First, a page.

Tags: OWS, Occupy, Street, Wall, police, protest

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I want to know what you were doing when normal people were standing in front of armed police, no weapons, and no way of defending themselves, but standing proud and shouting in their faces. What did you think? What would you have done?

I've done this, except I was either marching, sitting, or lying down. I don't think I ever stood in one spot. It was for several calls to activism over the years-- women's rights, gay rights, anti-war protests, budget cuts to higher education--  some of the protests were planned and "legal" and some not, going all the way back to the early 1990s.

Once I and 82 of my fellows were dragged off and arrested (that was when we were lying down), and then (in this order) pinned, handcuffed, faces kicked, guts punched, clothes torn, and carted off to jail. No charges were filed against any of us for resisting arrest-- "disorderly conduct" was the universal charge-- yet apparently this was the force necessary to subdue us after we prostrated ourselves and went limp.

My day in court was an assembly line. One after another, in a line, we all stood before the judge and entered our pleas. There were no microphones. The court was packed. Nobody spoke but the shuffling of feet and bodies made everything difficult to hear. The young prosecutor and sleepy judge spoke by rote and so quickly-- apparently eager to get through all 83 cases in a flash-- that I didn't understand a word they said. The only person I could understand was the protester upon entering his or her plea. It went like this:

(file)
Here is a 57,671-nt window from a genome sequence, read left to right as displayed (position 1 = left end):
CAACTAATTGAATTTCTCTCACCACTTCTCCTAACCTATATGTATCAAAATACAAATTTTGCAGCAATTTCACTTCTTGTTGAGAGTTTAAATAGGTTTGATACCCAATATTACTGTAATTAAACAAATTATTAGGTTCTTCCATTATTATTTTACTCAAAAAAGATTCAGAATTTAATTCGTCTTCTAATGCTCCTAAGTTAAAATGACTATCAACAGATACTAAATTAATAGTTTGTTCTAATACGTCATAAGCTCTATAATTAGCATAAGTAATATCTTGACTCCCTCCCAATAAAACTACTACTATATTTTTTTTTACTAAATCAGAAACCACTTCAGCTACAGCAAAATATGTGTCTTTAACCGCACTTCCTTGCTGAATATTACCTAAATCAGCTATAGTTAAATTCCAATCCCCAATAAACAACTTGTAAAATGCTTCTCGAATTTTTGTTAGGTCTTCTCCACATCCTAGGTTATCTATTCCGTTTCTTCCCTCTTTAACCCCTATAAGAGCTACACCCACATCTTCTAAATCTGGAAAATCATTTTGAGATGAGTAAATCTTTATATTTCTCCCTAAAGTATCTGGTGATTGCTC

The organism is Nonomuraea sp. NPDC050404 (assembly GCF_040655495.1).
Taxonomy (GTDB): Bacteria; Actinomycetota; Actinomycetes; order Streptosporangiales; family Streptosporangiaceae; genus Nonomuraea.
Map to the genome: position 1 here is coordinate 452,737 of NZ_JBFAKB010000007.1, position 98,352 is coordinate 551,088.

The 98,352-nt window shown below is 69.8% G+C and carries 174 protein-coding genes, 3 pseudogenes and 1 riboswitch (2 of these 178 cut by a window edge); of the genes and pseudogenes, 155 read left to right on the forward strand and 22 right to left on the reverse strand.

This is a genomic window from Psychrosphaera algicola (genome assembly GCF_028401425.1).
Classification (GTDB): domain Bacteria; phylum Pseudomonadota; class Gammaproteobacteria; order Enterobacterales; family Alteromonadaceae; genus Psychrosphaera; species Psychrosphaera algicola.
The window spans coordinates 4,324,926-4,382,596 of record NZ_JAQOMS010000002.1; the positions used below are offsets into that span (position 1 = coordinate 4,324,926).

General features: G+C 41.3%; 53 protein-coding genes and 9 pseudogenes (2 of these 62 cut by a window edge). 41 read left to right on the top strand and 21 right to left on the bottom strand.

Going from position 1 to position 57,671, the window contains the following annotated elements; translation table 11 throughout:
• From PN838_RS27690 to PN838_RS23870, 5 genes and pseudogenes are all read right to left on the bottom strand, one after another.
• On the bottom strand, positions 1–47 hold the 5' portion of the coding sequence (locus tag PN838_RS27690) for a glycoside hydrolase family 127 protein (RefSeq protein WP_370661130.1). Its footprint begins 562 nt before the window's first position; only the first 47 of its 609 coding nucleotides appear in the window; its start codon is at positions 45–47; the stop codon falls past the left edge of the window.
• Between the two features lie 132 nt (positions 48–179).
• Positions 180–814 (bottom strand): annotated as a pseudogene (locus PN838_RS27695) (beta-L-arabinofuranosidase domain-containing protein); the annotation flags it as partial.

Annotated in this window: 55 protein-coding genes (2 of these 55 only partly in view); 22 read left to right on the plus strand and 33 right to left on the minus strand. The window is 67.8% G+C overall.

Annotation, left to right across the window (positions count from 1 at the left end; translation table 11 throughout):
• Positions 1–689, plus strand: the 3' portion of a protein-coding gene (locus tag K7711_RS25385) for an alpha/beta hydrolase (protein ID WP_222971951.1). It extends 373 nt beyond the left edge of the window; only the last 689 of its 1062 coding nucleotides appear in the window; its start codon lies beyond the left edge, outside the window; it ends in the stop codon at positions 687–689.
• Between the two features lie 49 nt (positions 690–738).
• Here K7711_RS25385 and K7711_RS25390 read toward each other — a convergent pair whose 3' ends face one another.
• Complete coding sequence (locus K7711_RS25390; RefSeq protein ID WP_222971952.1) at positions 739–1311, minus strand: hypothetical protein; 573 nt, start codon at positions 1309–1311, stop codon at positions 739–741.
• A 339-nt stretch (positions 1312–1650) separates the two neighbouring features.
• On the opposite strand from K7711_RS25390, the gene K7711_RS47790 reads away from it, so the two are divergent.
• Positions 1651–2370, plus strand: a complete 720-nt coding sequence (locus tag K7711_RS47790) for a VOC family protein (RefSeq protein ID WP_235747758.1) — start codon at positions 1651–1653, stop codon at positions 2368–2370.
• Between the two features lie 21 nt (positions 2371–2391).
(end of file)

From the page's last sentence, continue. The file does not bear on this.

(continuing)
Prosecutor: (In rapid fire) "Yadda yadda yadda. Blah blah blah. B-blah b-blah blah, yadda yadda yadda, yammer yammer yammer, blah."

Judge: (In sleepy rapid fire): Blahhhh. Blip blup blippy blup!

Prosecutor: (In rapid fire) "Yadda yadda yadda. Blah blah blah blah. Yammer yammer yammer, blah."

Judge: (In sleepy rapid fire): Blabba blabba blah?

Protester: Not guilty!

Judge: (In sleepy rapid fire): Blah blah!

The protester is escorted out by a bailiff. Now it's my turn. I step forward. The scene above goes exactly the same way until it's my turn to say I'm not guilty. Then I say (rather loudly):

Me: "Your Honor, forgive me but I cannot understand the charges. It's too loud in here and the gentleman is speaking too quickly. May I please have the charges repeated slowly, clearly, and above the noise level in the room."

Prosecutor: (annoyed and condescendingly) "Mr. Gallup after repeated warnings refused to leave the premises of X. He is charged with disturbing the peace. Did you understand THAT Mr. Gallup?"

Me: (cheerfully): Yes sir, you did much better that time, thank you.

Judge: How do you plead?

Me: I plead guilty, sir! [Since what the prosecutor said was the truth.]

Entire Court:  GASP!!!! (dead silence, dull roar slowly resumes)

Judge: Blah blah blah, blah blah blah, blah blah blah. (bangs gavel)

Me: (to prosecutor) What happened?